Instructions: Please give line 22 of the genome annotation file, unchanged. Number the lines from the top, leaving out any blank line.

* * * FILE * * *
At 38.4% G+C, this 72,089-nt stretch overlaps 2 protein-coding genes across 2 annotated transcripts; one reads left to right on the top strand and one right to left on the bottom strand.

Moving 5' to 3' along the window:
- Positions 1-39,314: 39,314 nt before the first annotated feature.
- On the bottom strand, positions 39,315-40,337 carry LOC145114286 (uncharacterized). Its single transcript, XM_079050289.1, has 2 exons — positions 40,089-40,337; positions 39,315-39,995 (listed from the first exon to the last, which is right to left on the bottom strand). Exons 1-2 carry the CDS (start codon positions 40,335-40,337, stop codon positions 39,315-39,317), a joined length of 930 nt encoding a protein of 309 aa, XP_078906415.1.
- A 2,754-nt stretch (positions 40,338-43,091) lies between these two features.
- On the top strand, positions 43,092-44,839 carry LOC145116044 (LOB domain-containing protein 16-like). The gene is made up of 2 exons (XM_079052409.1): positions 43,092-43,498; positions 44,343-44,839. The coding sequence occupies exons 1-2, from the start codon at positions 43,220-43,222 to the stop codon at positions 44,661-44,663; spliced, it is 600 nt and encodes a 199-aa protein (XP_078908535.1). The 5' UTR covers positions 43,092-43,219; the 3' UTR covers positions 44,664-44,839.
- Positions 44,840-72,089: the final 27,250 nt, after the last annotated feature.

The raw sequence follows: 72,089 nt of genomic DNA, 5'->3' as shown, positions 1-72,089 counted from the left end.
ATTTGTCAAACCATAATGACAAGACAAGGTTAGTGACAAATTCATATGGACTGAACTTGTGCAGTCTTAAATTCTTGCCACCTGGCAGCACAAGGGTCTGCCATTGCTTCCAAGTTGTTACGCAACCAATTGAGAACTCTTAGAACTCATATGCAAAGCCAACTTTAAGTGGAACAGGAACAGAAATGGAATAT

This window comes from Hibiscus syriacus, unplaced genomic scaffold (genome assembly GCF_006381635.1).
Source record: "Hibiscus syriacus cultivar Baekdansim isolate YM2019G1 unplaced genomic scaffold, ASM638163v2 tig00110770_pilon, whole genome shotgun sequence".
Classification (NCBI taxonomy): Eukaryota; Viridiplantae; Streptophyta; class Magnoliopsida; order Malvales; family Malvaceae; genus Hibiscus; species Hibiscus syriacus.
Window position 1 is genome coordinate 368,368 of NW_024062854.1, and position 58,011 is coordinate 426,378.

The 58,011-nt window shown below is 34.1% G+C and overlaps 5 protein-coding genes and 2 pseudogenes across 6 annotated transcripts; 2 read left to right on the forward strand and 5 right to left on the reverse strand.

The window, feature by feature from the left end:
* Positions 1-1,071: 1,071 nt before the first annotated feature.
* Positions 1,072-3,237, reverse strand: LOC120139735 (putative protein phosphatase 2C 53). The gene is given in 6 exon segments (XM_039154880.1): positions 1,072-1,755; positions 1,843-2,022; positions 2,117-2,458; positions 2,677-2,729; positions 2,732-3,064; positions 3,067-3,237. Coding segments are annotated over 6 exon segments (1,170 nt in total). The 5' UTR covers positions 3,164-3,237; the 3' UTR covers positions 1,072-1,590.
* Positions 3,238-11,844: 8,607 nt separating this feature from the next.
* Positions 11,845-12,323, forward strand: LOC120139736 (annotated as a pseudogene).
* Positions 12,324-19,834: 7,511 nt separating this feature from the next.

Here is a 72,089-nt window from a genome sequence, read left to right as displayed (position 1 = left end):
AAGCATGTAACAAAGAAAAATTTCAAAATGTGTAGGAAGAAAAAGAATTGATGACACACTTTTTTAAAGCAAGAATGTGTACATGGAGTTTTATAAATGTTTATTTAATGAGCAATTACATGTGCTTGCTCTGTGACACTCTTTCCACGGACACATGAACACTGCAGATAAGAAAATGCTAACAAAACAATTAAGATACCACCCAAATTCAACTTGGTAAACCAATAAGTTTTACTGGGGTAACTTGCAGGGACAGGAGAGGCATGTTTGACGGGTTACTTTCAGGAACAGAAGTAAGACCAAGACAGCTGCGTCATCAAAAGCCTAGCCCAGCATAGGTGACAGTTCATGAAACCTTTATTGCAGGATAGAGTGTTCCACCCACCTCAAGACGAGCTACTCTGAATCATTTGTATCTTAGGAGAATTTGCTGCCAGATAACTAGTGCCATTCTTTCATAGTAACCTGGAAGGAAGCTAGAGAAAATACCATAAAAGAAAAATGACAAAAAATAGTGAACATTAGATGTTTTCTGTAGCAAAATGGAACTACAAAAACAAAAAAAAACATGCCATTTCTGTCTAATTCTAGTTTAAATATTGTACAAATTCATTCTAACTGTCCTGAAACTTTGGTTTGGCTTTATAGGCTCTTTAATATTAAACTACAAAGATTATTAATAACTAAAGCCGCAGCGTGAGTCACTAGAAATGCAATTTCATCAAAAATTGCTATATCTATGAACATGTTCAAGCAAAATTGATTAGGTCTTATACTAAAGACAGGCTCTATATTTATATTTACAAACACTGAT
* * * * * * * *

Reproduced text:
AAGCATGTAACAAAGAAAAATTTCAAAATGTGTAGGAAGAAAAAGAATTGATGACACACTTTTTTAAAGCAAGAATGTGTACATGGAGTTTTATAAATGTTTATTTAATGAGCAATTACATGTGCTTGCTCTGTGACACTCTTTCCACGGACACATGAACACTGCAGATAAGAAAATGCTAACAAAACAATTAAGATACCACCCAAATTCAACTTGGTAAACCAATAAGTTTTACTGGGGTAACTTGCAGGGACAGGAGAGGCATGTTTGACGGGTTACTTTCAGGAACAGAAGTAAGACCAAGACAGCTGCGTCATCAAAAGCCTAGCCCAGCATAGGTGACAGTTCATGAAACCTTTATTGCAGGATAGAGTGTTCCACCCACCTCAAGACGAGCTACTCTGAATCATTTGTATCTTAGGAGAATTTGCTGCCAGATAACTAGTGCCATTCTTTCATAGTAACCTGGAAGGAAGCTAGAGAAAATACCATAAAAGAAAAATGACAAAAAATAGTGAACATTAGATGTTTTCTGTAGCAAAATGGAACTACAAAAACAAAAAAAAACATGCCATTTCTGTCTAATTCTAGTTTAAATATTGTACAAATTCATTCTAACTGTCCTGAAACTTTGGTTTGGCTTTATAGGCTCTTTAATATTAAACTACAAAGATTATTAATAACTAAAGCCGCAGCGTGAGTCACTAGAAATGCAATTTCATCAAAAATTGCTATATCTATGAACATGTTCAAGCAAAATTGATTAGGTCTTATACTAAAGACAGGCTCTATATTTATATTTACAAACACTGAT